Kill Bill Volume 1 I spoke a little about my history with Kill Bill Volume 1 before and, looking back, I really see it as a turning point in my movie watching. Normally I would have been put off by Tarantino's gore fest, but I saw something unique and special in all the violence and gallons of blood. I'm still proud that, at 16, I was able to look beyond my own limited tastes and appreciate something out of the ordinary. It was a high point in the early stage of my cinephilia.

What about you? What were the films that turned you into a movie lover?

Saturday, March 5, 2011

Katy's Voice Makes 'Em Go "Uh, Uh, Ew"

For a lot of people, the PS 22 choir that closed this year's Oscar ceremony with a "rousing" and "inspirational" performance of 'Somewhere Over the Rainbow' was one of the show's highlights. I'm immune to this sort of corny, cheeseball fluff so I thought it was a grand waste of time, but that's just me. Anyways, Oprah did her annual after Oscar special live from the Kodak Theatre and to close her own show, she brought back the PS 22 choir to sing another inspirational song. I was watching the show with my mother and both of us were only vaguely paying attention until I heard the now infamous opening lyric "Do you ever feel like a plastic bag?" Yes, the PS 22 choir was singing Katy Perry's 'Firework' and I was about ready to bust out laughing. What an incredibly odd choice, especially for Oprah's extra special Oscar episode, but it's kinda fun, too.

Anyways, the choir is doing a fine job, singing their precious little hearts out. All of a sudden, this loud, completely off pitch shriek comes out of nowhere. My mom and I look at each other and we both say, "Who on Earth decided to mike the one choir member who can't sing for shit?" We were completely puzzled by this bad sonic decision when the curtain suddenly rises just in time for the first chorus and who should appear but...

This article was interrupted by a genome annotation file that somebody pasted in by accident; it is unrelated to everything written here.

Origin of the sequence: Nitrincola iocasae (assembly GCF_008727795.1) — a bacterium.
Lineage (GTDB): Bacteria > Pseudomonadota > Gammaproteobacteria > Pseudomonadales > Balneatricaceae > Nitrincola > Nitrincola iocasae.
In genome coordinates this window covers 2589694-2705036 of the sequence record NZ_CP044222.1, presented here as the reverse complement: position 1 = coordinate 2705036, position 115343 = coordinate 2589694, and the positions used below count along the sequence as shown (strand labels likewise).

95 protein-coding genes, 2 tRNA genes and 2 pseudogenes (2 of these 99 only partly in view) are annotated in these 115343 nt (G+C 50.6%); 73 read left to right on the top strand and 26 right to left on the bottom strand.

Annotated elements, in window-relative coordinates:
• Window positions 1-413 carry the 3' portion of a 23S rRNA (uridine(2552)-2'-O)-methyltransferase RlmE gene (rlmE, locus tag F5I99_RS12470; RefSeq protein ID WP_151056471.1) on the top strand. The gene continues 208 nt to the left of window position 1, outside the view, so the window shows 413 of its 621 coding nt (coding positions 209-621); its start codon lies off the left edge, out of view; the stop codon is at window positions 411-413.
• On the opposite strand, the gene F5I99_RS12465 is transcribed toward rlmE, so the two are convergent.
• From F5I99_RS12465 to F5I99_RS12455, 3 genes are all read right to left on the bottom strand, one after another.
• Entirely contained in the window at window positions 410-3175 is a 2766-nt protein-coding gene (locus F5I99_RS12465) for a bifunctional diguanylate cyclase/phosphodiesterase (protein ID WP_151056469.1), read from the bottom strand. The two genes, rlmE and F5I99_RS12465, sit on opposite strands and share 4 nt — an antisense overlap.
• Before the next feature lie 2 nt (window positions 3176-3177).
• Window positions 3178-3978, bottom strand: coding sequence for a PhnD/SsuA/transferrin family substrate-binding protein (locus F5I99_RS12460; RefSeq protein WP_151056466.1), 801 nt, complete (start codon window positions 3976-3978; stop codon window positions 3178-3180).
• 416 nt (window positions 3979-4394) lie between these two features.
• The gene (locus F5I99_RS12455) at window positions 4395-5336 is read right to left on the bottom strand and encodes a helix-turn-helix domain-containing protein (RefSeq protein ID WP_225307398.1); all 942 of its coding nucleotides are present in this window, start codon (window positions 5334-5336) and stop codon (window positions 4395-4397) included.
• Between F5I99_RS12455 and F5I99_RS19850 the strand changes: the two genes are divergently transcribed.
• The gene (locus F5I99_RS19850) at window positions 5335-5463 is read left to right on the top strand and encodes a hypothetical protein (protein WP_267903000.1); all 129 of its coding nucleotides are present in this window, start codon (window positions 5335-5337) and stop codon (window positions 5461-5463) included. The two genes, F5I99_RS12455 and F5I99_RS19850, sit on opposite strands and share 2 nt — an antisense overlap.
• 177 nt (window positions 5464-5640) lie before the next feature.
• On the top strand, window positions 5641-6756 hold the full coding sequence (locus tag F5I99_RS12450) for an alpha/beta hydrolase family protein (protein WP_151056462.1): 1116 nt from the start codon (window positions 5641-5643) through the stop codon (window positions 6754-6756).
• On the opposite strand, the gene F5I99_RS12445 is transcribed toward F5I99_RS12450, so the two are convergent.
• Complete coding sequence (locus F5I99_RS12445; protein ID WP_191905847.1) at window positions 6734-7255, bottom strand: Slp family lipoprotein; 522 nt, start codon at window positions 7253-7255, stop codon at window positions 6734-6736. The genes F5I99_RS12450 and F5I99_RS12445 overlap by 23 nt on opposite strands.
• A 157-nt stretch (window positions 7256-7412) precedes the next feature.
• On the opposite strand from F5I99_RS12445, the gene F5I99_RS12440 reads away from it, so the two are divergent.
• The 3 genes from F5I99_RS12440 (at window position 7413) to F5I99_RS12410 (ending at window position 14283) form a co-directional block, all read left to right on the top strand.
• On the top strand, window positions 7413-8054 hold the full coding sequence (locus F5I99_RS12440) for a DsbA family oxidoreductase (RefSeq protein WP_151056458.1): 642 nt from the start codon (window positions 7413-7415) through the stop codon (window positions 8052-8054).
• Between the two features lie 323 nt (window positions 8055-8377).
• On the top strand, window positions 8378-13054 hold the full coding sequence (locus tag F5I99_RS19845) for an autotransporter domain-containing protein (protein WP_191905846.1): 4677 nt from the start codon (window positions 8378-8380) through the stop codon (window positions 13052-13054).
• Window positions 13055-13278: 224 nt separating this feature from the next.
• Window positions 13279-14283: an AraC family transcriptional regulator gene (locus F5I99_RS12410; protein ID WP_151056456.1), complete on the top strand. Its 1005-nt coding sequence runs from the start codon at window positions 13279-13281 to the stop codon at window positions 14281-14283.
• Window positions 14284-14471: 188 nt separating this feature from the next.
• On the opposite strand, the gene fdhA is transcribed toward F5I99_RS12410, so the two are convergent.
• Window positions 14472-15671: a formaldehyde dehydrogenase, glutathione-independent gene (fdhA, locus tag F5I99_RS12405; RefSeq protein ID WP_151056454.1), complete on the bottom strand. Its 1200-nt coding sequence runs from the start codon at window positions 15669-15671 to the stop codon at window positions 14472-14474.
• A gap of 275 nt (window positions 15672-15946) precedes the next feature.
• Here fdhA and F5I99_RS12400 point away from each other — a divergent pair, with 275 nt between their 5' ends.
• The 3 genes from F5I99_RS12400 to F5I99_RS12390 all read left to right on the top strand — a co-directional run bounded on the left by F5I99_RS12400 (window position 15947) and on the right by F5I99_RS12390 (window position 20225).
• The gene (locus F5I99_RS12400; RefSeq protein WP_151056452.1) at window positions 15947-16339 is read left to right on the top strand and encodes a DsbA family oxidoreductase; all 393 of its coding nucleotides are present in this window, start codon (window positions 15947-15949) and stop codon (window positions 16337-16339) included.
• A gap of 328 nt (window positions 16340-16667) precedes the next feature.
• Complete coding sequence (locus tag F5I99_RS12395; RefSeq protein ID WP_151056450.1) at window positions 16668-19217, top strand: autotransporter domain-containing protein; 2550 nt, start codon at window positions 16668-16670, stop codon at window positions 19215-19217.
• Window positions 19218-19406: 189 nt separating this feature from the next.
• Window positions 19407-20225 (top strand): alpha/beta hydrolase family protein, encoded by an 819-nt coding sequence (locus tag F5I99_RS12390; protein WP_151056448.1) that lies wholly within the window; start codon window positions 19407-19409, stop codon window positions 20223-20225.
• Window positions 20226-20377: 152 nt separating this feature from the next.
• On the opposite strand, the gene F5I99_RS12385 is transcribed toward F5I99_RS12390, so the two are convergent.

Katy Perry

Listen, I've grown to appreciate Katy Perry in the past year--mainly because of this incident--and absolutely LOVE some of the tracks on her Teenage Dream album but girlfriend cannot sing live, especially a song like 'Firework' which calls for big high notes. She tries really hard but Katy absolutely needs an army of backup singers to drown out the horrible shrieking that her live voice produces. Katy is great in the studio and has a great pop persona but she seriously needs to take the Britney route and start lip syncing.

Here's the full video so you can witness the hilarity:


I Am Liz Lemon #3

A new semi-regular series in which I point out moments from Liz Lemon's life that have either happened to me in the past or are currently happening to me in my own life. This will be the ultimate proof that, once and for all, I am Liz Lemon.

"So what's your religion, Liz Lemon?"
"I just pretty much do whatever Oprah tells me to."

Tuesday, March 1, 2011

Even My Grandmother Thinks I'm Gonna Die Alone


"I'm sending $10 so you can see a movie or buy a pizza. I hope you find someone to do things that you like to do. It's more fun with other people."

Jesus, when did my grandma get the memo that I am Liz Lemon?